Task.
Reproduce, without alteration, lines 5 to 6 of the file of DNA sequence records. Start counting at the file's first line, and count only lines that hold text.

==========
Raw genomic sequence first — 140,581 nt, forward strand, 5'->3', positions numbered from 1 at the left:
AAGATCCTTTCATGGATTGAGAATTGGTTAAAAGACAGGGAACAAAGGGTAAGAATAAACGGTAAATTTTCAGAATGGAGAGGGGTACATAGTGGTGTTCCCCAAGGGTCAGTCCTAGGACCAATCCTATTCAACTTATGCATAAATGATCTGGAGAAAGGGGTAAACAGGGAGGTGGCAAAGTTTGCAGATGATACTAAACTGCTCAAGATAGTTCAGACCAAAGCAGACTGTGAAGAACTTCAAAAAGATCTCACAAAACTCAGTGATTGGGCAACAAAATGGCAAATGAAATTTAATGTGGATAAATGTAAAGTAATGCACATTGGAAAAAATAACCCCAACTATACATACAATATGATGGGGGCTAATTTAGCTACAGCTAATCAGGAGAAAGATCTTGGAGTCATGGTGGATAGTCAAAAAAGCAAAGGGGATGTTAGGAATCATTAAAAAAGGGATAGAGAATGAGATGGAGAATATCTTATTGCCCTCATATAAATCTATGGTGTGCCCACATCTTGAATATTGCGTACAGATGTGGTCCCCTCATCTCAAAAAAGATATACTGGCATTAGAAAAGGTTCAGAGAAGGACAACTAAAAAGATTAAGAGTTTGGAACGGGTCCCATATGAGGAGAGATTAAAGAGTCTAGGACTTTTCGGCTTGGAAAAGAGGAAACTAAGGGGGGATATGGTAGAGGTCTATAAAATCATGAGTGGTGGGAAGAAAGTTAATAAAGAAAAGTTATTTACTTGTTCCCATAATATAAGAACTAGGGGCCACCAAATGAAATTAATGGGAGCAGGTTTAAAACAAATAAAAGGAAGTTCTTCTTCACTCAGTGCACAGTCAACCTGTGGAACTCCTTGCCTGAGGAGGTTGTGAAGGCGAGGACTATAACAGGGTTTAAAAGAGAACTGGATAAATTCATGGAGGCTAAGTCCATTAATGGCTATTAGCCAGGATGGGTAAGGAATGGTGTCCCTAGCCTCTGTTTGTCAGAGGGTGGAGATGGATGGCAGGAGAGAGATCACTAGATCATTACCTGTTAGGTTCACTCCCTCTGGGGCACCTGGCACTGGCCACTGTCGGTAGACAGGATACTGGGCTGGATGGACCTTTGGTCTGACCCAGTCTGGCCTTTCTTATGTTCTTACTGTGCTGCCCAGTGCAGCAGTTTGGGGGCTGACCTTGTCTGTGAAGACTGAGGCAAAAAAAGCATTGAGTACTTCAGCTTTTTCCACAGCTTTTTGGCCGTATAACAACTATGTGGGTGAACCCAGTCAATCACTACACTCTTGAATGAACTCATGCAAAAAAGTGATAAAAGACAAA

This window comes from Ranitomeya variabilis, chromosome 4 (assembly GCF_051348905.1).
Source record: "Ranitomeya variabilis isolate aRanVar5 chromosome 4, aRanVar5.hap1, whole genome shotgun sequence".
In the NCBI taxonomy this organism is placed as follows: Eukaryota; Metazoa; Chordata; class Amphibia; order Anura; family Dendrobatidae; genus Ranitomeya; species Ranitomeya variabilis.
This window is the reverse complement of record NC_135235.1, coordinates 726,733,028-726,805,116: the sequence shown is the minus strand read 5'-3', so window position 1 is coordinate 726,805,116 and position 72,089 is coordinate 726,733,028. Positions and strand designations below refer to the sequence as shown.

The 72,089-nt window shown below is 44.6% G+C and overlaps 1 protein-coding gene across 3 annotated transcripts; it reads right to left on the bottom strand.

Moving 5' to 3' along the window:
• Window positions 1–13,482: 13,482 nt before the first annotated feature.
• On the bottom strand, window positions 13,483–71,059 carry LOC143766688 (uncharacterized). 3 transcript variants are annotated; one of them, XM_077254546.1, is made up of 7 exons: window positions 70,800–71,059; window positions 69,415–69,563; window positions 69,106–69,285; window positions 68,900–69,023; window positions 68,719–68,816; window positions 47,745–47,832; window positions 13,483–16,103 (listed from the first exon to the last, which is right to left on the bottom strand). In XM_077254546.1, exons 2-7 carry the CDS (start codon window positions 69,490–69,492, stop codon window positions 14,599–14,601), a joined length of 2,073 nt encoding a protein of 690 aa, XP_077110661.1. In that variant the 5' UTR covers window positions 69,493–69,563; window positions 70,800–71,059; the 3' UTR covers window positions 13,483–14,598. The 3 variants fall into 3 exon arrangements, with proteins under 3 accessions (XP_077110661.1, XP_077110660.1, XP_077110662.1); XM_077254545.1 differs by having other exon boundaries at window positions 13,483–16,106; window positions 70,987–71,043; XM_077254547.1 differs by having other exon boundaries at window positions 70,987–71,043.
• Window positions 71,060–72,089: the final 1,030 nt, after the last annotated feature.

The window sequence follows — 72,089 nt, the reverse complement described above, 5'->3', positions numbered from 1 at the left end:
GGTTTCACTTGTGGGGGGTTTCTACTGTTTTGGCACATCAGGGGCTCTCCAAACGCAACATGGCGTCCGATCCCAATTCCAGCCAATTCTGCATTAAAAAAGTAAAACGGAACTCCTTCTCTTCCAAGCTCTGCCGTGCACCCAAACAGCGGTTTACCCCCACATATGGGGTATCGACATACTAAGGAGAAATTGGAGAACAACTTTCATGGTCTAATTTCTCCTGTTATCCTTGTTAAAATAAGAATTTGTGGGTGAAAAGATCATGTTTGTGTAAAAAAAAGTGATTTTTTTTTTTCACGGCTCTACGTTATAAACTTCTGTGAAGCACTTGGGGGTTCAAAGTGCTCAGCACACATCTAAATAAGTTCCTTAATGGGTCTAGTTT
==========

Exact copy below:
In the NCBI taxonomy this organism is placed as follows: Eukaryota; Metazoa; Chordata; class Amphibia; order Anura; family Dendrobatidae; genus Ranitomeya; species Ranitomeya variabilis.
This window is the reverse complement of record NC_135235.1, coordinates 726,733,028-726,805,116: the sequence shown is the minus strand read 5'-3', so window position 1 is coordinate 726,805,116 and position 72,089 is coordinate 726,733,028. Positions and strand designations below refer to the sequence as shown.